Jailed American financier Jeffrey Epstein made payments to two potential witnesses seeking to influence them in the child sex trafficking case against him late last year, prosecutors said late on July 12.
In a filing in Manhattan federal court, prosecutors said Epstein wired a total of $350,000 to the two individuals, who were not named. They said they learned of the payments through records they obtained from a financial institution, which was not identified.
Epstein’s lawyers did not immediately respond to a request for comment.
Epstein, 66, was arrested on July 6 at Teterboro Airport in New Jersey, where he had returned on his private plane from Paris. He has pleaded not guilty to sex trafficking and conspiracy and could face up to 45 years in prison.
In the latest charges, federal authorities said in a July 8 indictment (pdf) that he sexually abused and exploited dozens of girls, some as young as 14, in New York and Florida from about 2002 to 2005.
The charges stated that during this period, Epstein “caused to be enticed and recruited minor girls to visit his mansion in Manhattan, New York, and his estate in Palm Beach, Florida, to engage in sex acts with him, after which he would give the victims hundreds of dollars in cash.” He also knew that many of the girls were underage because they told him, authorities alleged.
Authorities said in a press conference that nude photographs of underage girls were found in Epstein’s New York mansion, with one prosecutor saying “the alleged behavior shocks the conscience.”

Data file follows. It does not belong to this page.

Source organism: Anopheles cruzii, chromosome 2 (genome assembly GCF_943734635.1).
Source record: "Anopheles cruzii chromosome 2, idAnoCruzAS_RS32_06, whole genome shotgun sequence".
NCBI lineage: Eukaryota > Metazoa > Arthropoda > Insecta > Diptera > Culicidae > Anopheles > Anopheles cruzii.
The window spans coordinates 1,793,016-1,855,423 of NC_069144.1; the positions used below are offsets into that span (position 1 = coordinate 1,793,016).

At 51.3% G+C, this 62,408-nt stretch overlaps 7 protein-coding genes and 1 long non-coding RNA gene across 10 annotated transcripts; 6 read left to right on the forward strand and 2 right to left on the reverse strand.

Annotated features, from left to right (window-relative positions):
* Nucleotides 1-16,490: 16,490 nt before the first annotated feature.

Epstein had faced similar charges in 2007, but negotiated a deal to avoid federal prosecution and plead guilty to a single Florida state prostitution charge.
In a court filing on July 11, Epstein asked to be allowed to await trial under house arrest in his Manhattan mansion, offering to pay for private armed security.
In a filing on July 12, however, prosecutors called Epstein “unrepentant and unreformed” and said his payments to possible witnesses, along with the risk he would use his wealth to flee the country, warranted keeping him behind bars.
Prosecutors said Epstein paid $100,000 in November to a person identified in his 2007 non-prosecution agreement as a possible co-conspirator. They said he paid $250,000 in December to another person identified in the agreement as a possible co-conspirator and employee.
The payments were made shortly after the Miami Herald began publishing a series of articles about Epstein, who was known for socializing with politicians and royalty.
“This course of action, and in particular its timing, suggests the defendant was attempting to further influence co-conspirators who might provide information against him in light of the recently re-emerging allegations,” the prosecutors said.
A hearing on Epstein’s bail request is scheduled for early July 15.
By Brendan Pierson